When the national lockdown began about a month ago, with the federal, state and local governments, the military, the private sector and the American people all combining resources to win the war on the Chinese coronavirus, the predictions could not have been more dire.

If nothing was done, more than 2 million Americans, mostly elderly, would die. Without testing, the pandemic would quickly spread beyond control. There were no effective treatments. We would soon run out of hospital beds and ventilators.

Instead, thanks to the effective leadership of President Donald Trump, Vice President Mike Pence and the task force, timely action by state governors to close schools and non-essential businesses, private sector mobilization on testing, new treatments and war-time production of needed medical equipment including ventilators, and military coordination to bring in Navy hospital ships, medical supplies and additional medical personnel on the ground locally where the virus was surging, none of that has happened. But can the media admit President Trump did a good job?

To be certain, the toll has already been great, with more than 40,000 who have tragically perished. But not because we ran out of supplies.

As noted by New York Democratic Governor Andrew Cuomo on April 6 as New York, the hardest hit state, was approaching its own peak in hospitalizations, “The challenge is to make sure that we don’t lose anyone who could’ve been saved if our healthcare system was operating fully. Don’t lose anyone who you could save. That is a legitimate, ambitious goal of government. And that we have done so far. That we have done so far. Have we saved everyone? No. But have we lost anyone because we didn’t have a bed or we didn’t have a ventilator or we didn’t have healthcare staff? No. The people we lost are the people we couldn’t save.”

Cuomo added on April 19, saying it was the combined efforts of everyone, from federal to the states to the people, that had worked, “What the federal government did working with states… was a phenomenal accomplishment. We bent the curve, we flattened the curve. Government did it, people did it… We had to double the hospital capacity in New York State, that’s what all the experts said. [The] President brought in the Army Corps of Engineers, they built 2,500 beds at Javits… It was a phenomenal accomplishment. Close to a thousand people have gone through Javits. Luckily, we didn’t need the 2,500 beds, but all the projections said we did need it, and more, by the way. So, these were extraordinary efforts and acts of mobilization and the federal government stepped up, and was a great partner, and I’m the first one to say it. We needed help and they were there.”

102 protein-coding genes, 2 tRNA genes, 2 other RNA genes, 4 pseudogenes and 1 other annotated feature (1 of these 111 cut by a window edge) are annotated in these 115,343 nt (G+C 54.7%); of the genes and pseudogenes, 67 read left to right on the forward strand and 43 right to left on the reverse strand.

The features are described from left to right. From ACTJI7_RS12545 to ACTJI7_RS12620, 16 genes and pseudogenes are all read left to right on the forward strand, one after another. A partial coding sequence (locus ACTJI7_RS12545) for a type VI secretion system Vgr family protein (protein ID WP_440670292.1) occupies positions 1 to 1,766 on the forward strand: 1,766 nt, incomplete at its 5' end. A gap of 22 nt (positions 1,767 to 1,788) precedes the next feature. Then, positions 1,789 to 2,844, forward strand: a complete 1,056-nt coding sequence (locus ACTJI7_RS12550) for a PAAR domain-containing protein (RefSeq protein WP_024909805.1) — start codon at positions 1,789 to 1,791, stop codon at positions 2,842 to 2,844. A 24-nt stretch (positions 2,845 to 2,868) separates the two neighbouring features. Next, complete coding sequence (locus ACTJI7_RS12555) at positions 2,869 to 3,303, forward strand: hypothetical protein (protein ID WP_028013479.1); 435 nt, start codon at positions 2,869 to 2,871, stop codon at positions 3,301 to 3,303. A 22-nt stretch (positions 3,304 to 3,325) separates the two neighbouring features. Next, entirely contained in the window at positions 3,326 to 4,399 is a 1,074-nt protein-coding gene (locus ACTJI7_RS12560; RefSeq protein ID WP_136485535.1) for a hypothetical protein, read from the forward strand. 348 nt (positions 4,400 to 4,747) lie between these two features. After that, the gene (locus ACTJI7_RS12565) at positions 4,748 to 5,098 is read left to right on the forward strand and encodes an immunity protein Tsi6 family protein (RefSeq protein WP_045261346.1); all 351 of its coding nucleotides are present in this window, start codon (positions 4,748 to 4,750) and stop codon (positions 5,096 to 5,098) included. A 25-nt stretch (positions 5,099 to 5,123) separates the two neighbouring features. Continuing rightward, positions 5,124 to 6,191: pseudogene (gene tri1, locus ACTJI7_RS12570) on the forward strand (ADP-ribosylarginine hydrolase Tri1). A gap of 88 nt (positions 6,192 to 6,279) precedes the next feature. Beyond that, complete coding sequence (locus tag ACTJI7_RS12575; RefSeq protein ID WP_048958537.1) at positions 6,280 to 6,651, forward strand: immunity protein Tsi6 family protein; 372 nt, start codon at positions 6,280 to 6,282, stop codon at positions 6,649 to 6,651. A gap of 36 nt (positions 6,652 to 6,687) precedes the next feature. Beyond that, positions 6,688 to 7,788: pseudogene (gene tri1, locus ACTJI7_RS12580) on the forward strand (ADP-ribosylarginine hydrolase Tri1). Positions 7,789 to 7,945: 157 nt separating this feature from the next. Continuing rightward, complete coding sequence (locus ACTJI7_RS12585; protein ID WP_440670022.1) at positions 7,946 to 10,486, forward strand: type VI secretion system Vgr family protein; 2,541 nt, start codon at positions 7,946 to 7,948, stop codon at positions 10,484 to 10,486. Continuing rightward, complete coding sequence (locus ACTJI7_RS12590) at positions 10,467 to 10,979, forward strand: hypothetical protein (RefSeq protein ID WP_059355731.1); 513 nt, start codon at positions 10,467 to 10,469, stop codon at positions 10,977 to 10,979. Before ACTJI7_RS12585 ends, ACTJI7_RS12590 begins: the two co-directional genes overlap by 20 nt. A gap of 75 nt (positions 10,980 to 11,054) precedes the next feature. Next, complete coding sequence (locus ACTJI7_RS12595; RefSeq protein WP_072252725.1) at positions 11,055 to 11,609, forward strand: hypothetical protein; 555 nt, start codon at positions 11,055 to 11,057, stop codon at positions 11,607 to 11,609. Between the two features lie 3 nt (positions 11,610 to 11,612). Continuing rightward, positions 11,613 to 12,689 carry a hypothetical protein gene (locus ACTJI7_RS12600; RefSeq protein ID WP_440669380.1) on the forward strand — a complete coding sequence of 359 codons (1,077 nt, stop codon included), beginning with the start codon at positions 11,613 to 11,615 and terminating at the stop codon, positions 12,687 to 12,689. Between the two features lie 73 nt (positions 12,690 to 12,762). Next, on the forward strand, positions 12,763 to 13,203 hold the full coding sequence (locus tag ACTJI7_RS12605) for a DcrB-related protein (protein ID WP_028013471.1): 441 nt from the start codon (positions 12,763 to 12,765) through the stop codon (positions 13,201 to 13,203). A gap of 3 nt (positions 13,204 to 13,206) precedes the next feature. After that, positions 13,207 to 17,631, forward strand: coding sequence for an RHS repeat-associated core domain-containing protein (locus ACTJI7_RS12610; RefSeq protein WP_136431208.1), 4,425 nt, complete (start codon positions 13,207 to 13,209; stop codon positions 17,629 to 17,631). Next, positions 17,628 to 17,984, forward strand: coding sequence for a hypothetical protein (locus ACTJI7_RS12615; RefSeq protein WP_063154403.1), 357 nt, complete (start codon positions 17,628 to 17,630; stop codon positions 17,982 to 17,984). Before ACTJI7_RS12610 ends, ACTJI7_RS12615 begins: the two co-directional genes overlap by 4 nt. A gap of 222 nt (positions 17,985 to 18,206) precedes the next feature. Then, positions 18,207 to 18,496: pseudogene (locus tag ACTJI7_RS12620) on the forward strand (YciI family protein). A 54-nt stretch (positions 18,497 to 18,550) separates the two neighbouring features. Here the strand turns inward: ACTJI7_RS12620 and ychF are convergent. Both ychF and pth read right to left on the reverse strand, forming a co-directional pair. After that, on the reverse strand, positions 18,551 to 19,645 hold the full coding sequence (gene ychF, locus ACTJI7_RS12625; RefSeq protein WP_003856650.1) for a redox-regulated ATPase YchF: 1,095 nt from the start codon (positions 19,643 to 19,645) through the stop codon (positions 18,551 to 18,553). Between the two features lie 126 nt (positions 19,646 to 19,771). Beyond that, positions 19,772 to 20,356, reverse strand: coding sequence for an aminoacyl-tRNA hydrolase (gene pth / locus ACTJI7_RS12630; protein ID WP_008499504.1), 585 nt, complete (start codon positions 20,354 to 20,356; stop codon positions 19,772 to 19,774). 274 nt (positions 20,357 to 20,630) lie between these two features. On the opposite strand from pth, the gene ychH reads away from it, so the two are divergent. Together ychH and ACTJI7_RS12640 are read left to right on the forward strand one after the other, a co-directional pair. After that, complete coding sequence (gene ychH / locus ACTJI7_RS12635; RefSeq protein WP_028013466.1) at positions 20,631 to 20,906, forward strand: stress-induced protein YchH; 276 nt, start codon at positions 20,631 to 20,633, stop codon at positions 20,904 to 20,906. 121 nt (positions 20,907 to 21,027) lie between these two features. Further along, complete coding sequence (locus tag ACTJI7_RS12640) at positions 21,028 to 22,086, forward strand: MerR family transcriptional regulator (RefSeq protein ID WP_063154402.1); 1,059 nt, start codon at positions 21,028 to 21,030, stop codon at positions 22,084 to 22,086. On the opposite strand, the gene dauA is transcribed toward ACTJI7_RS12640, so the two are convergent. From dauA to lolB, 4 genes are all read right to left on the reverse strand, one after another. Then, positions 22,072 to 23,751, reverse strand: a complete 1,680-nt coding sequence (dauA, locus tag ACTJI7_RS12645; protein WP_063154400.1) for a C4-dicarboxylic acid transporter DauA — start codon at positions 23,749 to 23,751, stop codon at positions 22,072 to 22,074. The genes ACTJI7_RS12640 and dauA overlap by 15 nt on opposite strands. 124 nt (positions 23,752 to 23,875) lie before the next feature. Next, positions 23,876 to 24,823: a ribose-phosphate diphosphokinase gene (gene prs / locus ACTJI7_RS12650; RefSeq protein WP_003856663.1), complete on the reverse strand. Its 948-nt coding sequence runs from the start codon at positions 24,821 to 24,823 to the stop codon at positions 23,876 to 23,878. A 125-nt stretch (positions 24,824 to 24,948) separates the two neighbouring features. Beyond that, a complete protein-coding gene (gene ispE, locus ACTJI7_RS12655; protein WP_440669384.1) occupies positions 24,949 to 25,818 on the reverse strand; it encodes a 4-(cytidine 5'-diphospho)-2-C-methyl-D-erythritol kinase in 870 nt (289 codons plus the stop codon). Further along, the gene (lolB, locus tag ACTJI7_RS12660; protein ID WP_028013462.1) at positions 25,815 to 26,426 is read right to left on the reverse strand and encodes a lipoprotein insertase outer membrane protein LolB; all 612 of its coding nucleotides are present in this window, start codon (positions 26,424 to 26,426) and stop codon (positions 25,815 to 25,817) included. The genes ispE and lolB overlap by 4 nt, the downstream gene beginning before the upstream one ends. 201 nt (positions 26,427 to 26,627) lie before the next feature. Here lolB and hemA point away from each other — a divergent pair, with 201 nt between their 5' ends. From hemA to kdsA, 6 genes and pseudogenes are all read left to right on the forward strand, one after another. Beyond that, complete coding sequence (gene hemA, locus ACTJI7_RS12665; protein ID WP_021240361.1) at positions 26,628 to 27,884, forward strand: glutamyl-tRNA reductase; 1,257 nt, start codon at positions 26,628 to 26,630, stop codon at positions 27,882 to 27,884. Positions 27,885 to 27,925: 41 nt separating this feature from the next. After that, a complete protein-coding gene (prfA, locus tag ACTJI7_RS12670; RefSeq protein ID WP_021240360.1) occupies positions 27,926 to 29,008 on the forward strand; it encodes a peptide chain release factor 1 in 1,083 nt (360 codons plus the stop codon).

These two clips were played at the White House coronavirus task force press conference by President Trump on April 19, and you would think, based on the reporter reactions, that the news was not that hundreds of thousands of lives have been saved, directly linked to the unprecedented actions that have been undertaken by President Trump, his team, the military, states, doctors and nurses and the American people, but that President Trump might get his share of the political credit for it in November.

That’s right, the politically motivated Tokyo Rose mainstream media is more concerned about preserving its anti-Trump narrative to help Joe Biden win the election this year than about reporting accurately on all the lives that have been saved. They just want to demoralize people and attempt to control public attitudes towards the President.

The thing is, by contributing to the public panic and mass hysteria surrounding the virus, the media helped to set the national agenda on this issue, and then by pitting it as a choice between the economy or lives, primed the issue and the standards by which the President would be evaluated on it. President Trump chose to save lives every step of the way.

In the meantime, with 22 million jobs already lost on account of all the government-directed closures, perhaps not just the media but the entire country should hope the President at least gets a little credit for these efforts. Next time, the virus might target children instead of the elderly. This has to be economically and politically sustainable, or it will never be attempted again. Something to think about.

Robert Romano is the Vice President of Public Policy at Americans for Limited Government. You can read more of his articles at